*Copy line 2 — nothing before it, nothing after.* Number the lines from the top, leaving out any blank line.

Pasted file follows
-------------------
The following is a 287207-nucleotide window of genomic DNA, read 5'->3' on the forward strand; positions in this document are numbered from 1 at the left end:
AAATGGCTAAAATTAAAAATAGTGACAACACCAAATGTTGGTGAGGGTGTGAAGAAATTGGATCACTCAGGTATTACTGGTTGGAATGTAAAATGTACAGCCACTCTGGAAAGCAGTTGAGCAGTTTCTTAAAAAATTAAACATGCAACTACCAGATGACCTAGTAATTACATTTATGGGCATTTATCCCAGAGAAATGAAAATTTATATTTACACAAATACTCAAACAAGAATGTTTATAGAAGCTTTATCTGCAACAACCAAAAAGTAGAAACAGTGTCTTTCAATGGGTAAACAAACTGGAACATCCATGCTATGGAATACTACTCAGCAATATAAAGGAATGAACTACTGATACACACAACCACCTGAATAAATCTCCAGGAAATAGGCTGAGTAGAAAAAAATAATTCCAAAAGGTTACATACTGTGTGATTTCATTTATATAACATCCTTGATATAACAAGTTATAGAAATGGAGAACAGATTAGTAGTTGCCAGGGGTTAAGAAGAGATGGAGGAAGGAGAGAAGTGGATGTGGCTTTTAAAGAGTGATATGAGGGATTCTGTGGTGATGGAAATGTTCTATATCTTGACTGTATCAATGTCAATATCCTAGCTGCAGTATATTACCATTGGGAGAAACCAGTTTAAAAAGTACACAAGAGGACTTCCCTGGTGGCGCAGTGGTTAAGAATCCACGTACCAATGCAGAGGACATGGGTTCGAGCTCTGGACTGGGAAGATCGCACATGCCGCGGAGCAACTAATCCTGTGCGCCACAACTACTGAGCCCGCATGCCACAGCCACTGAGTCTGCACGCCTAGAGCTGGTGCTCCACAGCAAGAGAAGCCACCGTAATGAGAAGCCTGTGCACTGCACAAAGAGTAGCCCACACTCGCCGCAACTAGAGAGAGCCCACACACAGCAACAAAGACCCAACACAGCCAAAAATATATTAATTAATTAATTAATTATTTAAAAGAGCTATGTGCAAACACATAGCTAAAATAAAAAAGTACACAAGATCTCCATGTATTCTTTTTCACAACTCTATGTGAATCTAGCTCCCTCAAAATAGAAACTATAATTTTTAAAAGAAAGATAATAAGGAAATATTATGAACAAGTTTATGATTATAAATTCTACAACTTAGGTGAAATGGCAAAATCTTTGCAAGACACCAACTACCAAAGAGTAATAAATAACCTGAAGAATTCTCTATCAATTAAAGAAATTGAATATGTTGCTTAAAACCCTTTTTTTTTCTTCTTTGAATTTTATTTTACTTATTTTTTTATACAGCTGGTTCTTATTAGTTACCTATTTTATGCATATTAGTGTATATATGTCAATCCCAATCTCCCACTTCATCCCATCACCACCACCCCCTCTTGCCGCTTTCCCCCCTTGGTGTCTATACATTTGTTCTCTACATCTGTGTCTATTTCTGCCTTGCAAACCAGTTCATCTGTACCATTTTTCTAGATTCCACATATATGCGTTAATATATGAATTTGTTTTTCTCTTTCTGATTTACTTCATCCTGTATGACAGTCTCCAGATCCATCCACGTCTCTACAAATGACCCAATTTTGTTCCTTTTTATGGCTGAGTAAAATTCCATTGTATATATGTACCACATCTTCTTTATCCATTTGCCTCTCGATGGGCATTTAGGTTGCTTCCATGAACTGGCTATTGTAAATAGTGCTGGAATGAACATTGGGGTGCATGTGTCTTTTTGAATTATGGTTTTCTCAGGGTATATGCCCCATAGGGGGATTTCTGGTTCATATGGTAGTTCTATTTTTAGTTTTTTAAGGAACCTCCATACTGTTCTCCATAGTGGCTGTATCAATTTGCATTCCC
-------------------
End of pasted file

AAATGGCTAAAATTAAAAATAGTGACAACACCAAATGTTGGTGAGGGTGTGAAGAAATTGGATCACTCAGGTATTACTGGTTGGAATGTAAAATGTACAGCCACTCTGGAAAGCAGTTGAGCAGTTTCTTAAAAAATTAAACATGCAACTACCAGATGACCTAGTAATTACATTTATGGGCATTTATCCCAGAGAAATGAAAATTTATATTTACACAAATACTCAAACAAGAATGTTTATAGAAGCTTTATCTGCAACAACCAAAAAGTAGAAACAGTGTCTTTCAATGGGTAAACAAACTGGAACATCCATGCTATGGAATACTACTCAGCAATATAAAGGAATGAACTACTGATACACACAACCACCTGAATAAATCTCCAGGAAATAGGCTGAGTAGAAAAAAATAATTCCAAAAGGTTACATACTGTGTGATTTCATTTATATAACATCCTTGATATAACAAGTTATAGAAATGGAGAACAGATTAGTAGTTGCCAGGGGTTAAGAAGAGATGGAGGAAGGAGAGAAGTGGATGTGGCTTTTAAAGAGTGATATGAGGGATTCTGTGGTGATGGAAATGTTCTATATCTTGACTGTATCAATGTCAATATCCTAGCTGCAGTATATTACCATTGGGAGAAACCAGTTTAAAAAGTACACAAGAGGACTTCCCTGGTGGCGCAGTGGTTAAGAATCCACGTACCAATGCAGAGGACATGGGTTCGAGCTCTGGACTGGGAAGATCGCACATGCCGCGGAGCAACTAATCCTGTGCGCCACAACTACTGAGCCCGCATGCCACAGCCACTGAGTCTGCACGCCTAGAGCTGGTGCTCCACAGCAAGAGAAGCCACCGTAATGAGAAGCCTGTGCACTGCACAAAGAGTAGCCCACACTCGCCGCAACTAGAGAGAGCCCACACACAGCAACAAAGACCCAACACAGCCAAAAATATATTAATTAATTAATTAATTATTTAAAAGAGCTATGTGCAAACACATAGCTAAAATAAAAAAGTACACAAGATCTCCATGTATTCTTTTTCACAACTCTATGTGAATCTAGCTCCCTCAAAATAGAAACTATAATTTTTAAAAGAAAGATAATAAGGAAATATTATGAACAAGTTTATGATTATAAATTCTACAACTTAGGTGAAATGGCAAAATCTTTGCAAGACACCAACTACCAAAGAGTAATAAATAACCTGAAGAATTCTCTATCAATTAAAGAAATTGAATATGTTGCTTAAAACCCTTTTTTTTTCTTCTTTGAATTTTATTTTACTTATTTTTTTATACAGCTGGTTCTTATTAGTTACCTATTTTATGCATATTAGTGTATATATGTCAATCCCAATCTCCCACTTCATCCCATCACCACCACCCCCTCTTGCCGCTTTCCCCCCTTGGTGTCTATACATTTGTTCTCTACATCTGTGTCTATTTCTGCCTTGCAAACCAGTTCATCTGTACCATTTTTCTAGATTCCACATATATGCGTTAATATATGAATTTGTTTTTCTCTTTCTGATTTACTTCATCCTGTATGACAGTCTCCAGATCCATCCACGTCTCTACAAATGACCCAATTTTGTTCCTTTTTATGGCTGAGTAAAATTCCATTGTATATATGTACCACATCTTCTTTATCCATTTGCCTCTCGATGGGCATTTAGGTTGCTTCCATGAACTGGCTATTGTAAATAGTGCTGGAATGAACATTGGGGTGCATGTGTCTTTTTGAATTATGGTTTTCTCAGGGTATATGCCCCATAGGGGGATTTCTGGTTCATATGGTAGTTCTATTTTTAGTTTTTTAAGGAACCTCCATACTGTTCTCCATAGTGGCTGTATCAATTTGCATTCCC